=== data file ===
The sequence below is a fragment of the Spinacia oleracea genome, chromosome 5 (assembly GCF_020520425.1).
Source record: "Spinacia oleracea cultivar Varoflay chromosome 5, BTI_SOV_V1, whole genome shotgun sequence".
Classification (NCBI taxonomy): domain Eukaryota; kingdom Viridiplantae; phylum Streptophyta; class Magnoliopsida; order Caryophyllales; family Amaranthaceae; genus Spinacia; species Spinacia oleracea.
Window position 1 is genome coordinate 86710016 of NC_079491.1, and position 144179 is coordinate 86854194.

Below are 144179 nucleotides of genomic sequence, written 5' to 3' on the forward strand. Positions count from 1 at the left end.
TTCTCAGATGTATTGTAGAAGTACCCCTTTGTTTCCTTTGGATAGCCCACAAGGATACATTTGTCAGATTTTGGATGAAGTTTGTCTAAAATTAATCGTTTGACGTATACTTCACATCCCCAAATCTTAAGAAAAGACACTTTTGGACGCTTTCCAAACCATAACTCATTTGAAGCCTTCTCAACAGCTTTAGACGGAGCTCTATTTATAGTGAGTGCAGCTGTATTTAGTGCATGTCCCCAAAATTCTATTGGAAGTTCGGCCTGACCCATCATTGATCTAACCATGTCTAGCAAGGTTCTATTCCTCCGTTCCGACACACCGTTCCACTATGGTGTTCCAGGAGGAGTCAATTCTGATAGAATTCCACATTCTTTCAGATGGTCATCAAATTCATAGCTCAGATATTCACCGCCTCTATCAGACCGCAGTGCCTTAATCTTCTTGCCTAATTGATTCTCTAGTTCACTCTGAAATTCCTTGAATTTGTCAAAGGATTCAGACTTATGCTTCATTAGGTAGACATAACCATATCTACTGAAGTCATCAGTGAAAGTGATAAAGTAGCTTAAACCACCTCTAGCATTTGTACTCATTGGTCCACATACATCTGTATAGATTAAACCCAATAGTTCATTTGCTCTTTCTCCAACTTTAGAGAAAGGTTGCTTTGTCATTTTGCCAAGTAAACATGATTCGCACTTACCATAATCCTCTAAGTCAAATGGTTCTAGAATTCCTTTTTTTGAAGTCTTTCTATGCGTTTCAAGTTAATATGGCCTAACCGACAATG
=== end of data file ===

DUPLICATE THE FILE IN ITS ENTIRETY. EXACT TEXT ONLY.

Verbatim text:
The sequence below is a fragment of the Spinacia oleracea genome, chromosome 5 (assembly GCF_020520425.1).
Source record: "Spinacia oleracea cultivar Varoflay chromosome 5, BTI_SOV_V1, whole genome shotgun sequence".
Classification (NCBI taxonomy): domain Eukaryota; kingdom Viridiplantae; phylum Streptophyta; class Magnoliopsida; order Caryophyllales; family Amaranthaceae; genus Spinacia; species Spinacia oleracea.
Window position 1 is genome coordinate 86710016 of NC_079491.1, and position 144179 is coordinate 86854194.

Below are 144179 nucleotides of genomic sequence, written 5' to 3' on the forward strand. Positions count from 1 at the left end.
TTCTCAGATGTATTGTAGAAGTACCCCTTTGTTTCCTTTGGATAGCCCACAAGGATACATTTGTCAGATTTTGGATGAAGTTTGTCTAAAATTAATCGTTTGACGTATACTTCACATCCCCAAATCTTAAGAAAAGACACTTTTGGACGCTTTCCAAACCATAACTCATTTGAAGCCTTCTCAACAGCTTTAGACGGAGCTCTATTTATAGTGAGTGCAGCTGTATTTAGTGCATGTCCCCAAAATTCTATTGGAAGTTCGGCCTGACCCATCATTGATCTAACCATGTCTAGCAAGGTTCTATTCCTCCGTTCCGACACACCGTTCCACTATGGTGTTCCAGGAGGAGTCAATTCTGATAGAATTCCACATTCTTTCAGATGGTCATCAAATTCATAGCTCAGATATTCACCGCCTCTATCAGACCGCAGTGCCTTAATCTTCTTGCCTAATTGATTCTCTAGTTCACTCTGAAATTCCTTGAATTTGTCAAAGGATTCAGACTTATGCTTCATTAGGTAGACATAACCATATCTACTGAAGTCATCAGTGAAAGTGATAAAGTAGCTTAAACCACCTCTAGCATTTGTACTCATTGGTCCACATACATCTGTATAGATTAAACCCAATAGTTCATTTGCTCTTTCTCCAACTTTAGAGAAAGGTTGCTTTGTCATTTTGCCAAGTAAACATGATTCGCACTTACCATAATCCTCTAAGTCAAATGGTTCTAGAATTCCTTTTTTTGAAGTCTTTCTATGCGTTTCAAGTTAATATGGCCTAACCGACAATG